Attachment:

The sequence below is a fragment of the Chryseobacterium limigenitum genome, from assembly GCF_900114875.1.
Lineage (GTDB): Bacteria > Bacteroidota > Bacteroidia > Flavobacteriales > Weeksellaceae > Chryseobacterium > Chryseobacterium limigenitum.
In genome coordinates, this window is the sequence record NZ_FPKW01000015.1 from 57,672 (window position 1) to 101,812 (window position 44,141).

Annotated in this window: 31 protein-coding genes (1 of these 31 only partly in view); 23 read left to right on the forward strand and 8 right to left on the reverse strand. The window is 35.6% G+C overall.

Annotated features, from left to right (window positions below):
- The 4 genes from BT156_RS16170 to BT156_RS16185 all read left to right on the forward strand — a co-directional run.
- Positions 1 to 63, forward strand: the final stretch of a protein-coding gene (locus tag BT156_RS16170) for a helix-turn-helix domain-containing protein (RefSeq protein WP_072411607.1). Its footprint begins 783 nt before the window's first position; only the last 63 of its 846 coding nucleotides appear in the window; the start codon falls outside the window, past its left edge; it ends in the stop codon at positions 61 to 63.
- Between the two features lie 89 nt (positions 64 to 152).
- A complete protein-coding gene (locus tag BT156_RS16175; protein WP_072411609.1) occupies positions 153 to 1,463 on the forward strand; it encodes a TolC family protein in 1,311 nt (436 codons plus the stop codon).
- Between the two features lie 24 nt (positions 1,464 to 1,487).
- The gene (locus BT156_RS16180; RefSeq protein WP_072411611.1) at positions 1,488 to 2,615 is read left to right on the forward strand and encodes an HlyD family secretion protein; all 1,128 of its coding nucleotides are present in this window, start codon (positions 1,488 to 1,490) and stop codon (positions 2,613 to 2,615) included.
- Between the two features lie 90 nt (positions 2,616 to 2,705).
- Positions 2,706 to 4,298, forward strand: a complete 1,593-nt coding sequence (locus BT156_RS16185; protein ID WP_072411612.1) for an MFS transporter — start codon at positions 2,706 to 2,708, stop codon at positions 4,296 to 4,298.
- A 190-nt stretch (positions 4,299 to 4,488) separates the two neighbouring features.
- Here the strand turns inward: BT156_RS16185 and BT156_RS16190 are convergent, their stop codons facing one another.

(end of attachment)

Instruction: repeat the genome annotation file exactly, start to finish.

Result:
The sequence below is a fragment of the Chryseobacterium limigenitum genome, from assembly GCF_900114875.1.
Lineage (GTDB): Bacteria > Bacteroidota > Bacteroidia > Flavobacteriales > Weeksellaceae > Chryseobacterium > Chryseobacterium limigenitum.
In genome coordinates, this window is the sequence record NZ_FPKW01000015.1 from 57,672 (window position 1) to 101,812 (window position 44,141).

Annotated in this window: 31 protein-coding genes (1 of these 31 only partly in view); 23 read left to right on the forward strand and 8 right to left on the reverse strand. The window is 35.6% G+C overall.

Annotated features, from left to right (window positions below):
- The 4 genes from BT156_RS16170 to BT156_RS16185 all read left to right on the forward strand — a co-directional run.
- Positions 1 to 63, forward strand: the final stretch of a protein-coding gene (locus tag BT156_RS16170) for a helix-turn-helix domain-containing protein (RefSeq protein WP_072411607.1). Its footprint begins 783 nt before the window's first position; only the last 63 of its 846 coding nucleotides appear in the window; the start codon falls outside the window, past its left edge; it ends in the stop codon at positions 61 to 63.
- Between the two features lie 89 nt (positions 64 to 152).
- A complete protein-coding gene (locus tag BT156_RS16175; protein WP_072411609.1) occupies positions 153 to 1,463 on the forward strand; it encodes a TolC family protein in 1,311 nt (436 codons plus the stop codon).
- Between the two features lie 24 nt (positions 1,464 to 1,487).
- The gene (locus BT156_RS16180; RefSeq protein WP_072411611.1) at positions 1,488 to 2,615 is read left to right on the forward strand and encodes an HlyD family secretion protein; all 1,128 of its coding nucleotides are present in this window, start codon (positions 1,488 to 1,490) and stop codon (positions 2,613 to 2,615) included.
- Between the two features lie 90 nt (positions 2,616 to 2,705).
- Positions 2,706 to 4,298, forward strand: a complete 1,593-nt coding sequence (locus BT156_RS16185; protein ID WP_072411612.1) for an MFS transporter — start codon at positions 2,706 to 2,708, stop codon at positions 4,296 to 4,298.
- A 190-nt stretch (positions 4,299 to 4,488) separates the two neighbouring features.
- Here the strand turns inward: BT156_RS16185 and BT156_RS16190 are convergent, their stop codons facing one another.